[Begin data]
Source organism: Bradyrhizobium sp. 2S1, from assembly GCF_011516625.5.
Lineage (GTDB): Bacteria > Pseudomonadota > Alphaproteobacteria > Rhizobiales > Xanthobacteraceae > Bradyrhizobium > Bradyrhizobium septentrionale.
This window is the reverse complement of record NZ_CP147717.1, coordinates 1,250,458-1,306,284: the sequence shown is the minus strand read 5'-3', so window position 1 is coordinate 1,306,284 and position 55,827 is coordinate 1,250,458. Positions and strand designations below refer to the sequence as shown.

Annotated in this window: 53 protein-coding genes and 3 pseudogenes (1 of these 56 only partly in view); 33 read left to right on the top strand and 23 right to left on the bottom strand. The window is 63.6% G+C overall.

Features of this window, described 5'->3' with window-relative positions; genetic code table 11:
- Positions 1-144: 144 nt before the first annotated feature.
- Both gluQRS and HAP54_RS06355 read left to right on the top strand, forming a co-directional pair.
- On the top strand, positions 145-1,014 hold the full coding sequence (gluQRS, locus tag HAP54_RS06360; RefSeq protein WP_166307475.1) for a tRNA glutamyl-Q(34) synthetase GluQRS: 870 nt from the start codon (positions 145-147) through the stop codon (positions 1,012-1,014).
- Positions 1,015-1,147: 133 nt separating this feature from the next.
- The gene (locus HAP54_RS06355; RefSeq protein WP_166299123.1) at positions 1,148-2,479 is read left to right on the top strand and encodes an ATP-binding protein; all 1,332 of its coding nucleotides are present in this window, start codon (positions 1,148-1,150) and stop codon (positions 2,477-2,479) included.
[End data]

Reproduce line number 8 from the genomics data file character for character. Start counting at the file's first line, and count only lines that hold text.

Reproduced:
- On the top strand, positions 145-1,014 hold the full coding sequence (gluQRS, locus tag HAP54_RS06360; RefSeq protein WP_166307475.1) for a tRNA glutamyl-Q(34) synthetase GluQRS: 870 nt from the start codon (positions 145-147) through the stop codon (positions 1,012-1,014).